Experimenting with alternative working patterns

Written by
Sarah Trounce

Every month we invite people working in the creative industry to share their views and opinions on a different theme concerning the creative working world.

We recently explored the opportunities and challenges presented by the 4-day work week. Our research for the piece uncovered a whole range of variations on the theme – from team members taking turns to enjoy ‘Freedom Fridays’ for extra-curricular enrichment, to 4.5-day weeks, and 9-day fortnights. Here we talk to a selection of studios about their alternative working patterns and the challenges around doing work differently.

Erica Routledge, Operations Director at Accept & Proceed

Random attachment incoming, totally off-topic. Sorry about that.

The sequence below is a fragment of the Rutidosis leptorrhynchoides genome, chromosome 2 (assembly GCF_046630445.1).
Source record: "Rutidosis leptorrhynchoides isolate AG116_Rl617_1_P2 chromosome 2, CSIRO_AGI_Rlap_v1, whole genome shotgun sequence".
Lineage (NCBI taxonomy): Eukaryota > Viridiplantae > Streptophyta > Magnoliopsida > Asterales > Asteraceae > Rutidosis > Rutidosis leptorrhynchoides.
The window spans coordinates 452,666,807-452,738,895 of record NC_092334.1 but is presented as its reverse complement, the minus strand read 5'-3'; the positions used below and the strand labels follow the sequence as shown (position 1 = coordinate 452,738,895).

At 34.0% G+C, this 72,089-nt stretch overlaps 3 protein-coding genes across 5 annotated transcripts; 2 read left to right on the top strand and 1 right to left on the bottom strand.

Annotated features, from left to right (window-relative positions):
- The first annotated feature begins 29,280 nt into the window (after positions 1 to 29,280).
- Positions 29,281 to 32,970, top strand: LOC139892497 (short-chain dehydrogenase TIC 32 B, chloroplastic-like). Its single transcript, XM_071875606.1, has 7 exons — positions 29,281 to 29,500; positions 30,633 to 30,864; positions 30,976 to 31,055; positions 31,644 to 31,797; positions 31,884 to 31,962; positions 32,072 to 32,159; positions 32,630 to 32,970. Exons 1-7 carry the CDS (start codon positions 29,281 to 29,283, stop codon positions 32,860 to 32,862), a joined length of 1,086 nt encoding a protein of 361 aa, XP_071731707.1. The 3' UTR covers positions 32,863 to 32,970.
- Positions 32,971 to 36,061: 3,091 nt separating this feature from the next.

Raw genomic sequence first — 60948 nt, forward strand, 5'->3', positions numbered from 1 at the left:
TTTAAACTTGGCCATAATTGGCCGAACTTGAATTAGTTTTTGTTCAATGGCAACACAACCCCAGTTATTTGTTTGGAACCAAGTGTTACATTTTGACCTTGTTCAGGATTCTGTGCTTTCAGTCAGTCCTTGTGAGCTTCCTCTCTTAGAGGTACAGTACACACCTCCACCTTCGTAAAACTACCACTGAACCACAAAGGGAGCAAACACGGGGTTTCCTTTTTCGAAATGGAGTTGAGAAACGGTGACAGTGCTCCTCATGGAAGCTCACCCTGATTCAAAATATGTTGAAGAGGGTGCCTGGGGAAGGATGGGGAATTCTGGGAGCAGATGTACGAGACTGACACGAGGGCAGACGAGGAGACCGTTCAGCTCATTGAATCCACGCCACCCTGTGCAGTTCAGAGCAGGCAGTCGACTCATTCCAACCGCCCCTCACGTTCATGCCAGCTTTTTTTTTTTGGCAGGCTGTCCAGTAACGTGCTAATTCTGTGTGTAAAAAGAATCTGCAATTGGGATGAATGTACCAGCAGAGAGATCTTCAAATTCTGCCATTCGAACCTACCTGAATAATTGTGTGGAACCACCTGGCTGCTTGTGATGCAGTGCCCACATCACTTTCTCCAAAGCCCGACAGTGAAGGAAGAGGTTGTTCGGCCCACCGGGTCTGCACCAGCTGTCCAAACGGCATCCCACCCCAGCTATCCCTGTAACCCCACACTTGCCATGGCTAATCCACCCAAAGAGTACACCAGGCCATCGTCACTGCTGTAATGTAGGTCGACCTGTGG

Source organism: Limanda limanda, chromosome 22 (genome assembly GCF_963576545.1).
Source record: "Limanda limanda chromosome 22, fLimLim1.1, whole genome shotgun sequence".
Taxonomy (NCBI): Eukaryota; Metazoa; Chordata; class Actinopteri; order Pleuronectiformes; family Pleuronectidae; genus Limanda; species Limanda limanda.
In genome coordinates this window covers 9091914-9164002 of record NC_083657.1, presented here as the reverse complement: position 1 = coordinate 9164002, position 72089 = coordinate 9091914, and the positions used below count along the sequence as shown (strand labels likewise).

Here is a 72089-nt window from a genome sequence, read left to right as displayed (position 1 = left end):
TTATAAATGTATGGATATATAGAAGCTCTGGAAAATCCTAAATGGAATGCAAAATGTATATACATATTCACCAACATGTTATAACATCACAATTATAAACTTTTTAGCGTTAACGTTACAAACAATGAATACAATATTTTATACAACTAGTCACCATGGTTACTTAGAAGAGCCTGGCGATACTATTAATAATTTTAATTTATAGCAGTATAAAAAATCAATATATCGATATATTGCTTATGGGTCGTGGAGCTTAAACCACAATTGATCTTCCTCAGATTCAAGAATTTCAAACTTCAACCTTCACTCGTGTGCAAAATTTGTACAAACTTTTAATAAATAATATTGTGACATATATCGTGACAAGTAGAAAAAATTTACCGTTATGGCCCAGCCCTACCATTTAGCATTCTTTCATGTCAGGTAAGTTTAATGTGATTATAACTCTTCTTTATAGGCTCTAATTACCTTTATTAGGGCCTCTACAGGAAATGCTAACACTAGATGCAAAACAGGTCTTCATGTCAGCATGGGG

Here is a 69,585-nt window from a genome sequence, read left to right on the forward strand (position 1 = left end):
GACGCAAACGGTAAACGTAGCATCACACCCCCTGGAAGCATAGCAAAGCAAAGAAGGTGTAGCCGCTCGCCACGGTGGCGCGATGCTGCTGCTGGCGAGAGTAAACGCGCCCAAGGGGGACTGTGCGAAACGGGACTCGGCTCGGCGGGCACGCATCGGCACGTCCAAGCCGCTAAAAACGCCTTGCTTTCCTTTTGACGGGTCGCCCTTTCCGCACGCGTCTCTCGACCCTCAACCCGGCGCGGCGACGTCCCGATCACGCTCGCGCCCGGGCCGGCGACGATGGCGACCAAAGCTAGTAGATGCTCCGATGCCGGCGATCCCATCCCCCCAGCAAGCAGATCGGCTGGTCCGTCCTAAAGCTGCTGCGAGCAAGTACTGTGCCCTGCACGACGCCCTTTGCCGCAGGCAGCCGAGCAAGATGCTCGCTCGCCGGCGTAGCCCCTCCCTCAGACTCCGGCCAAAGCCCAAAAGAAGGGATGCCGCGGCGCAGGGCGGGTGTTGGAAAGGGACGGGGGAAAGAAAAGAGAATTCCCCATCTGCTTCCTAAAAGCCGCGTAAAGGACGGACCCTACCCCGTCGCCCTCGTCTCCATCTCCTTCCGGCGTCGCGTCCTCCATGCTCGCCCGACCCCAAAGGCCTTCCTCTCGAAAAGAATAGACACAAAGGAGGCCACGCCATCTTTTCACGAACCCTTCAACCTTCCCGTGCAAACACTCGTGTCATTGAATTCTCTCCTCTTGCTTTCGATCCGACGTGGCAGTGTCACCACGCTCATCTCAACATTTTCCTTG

We adopted the 9-day fortnight a few months before the pandemic started in 2020. We'd been entertaining the idea in which our teams would take every other Friday off to explore new worlds and bring back fresh thinking, simply because the ratio of a 5-day work week and 2-day rest never sat well with us. We wanted to experiment with how prioritising rest and exploration might impact our team's mental health and creative work. When the pandemic hit, the 'optional experiment' became more of a necessity and we implemented it right away. After a few months of trialling the Friday Fortnight, we knew it was here to stay; two years on post-pandemic, it's become ingrained into our studio culture and benefits. We don’t ask for a report on how these Fridays are used — we only ask that they are used in whatever ways sustain or nurture each person. Our teams are better rested, have learned to use their time more productively and come back energised each week. This helped us significantly in getting through 2020, and has continued to better serve us today.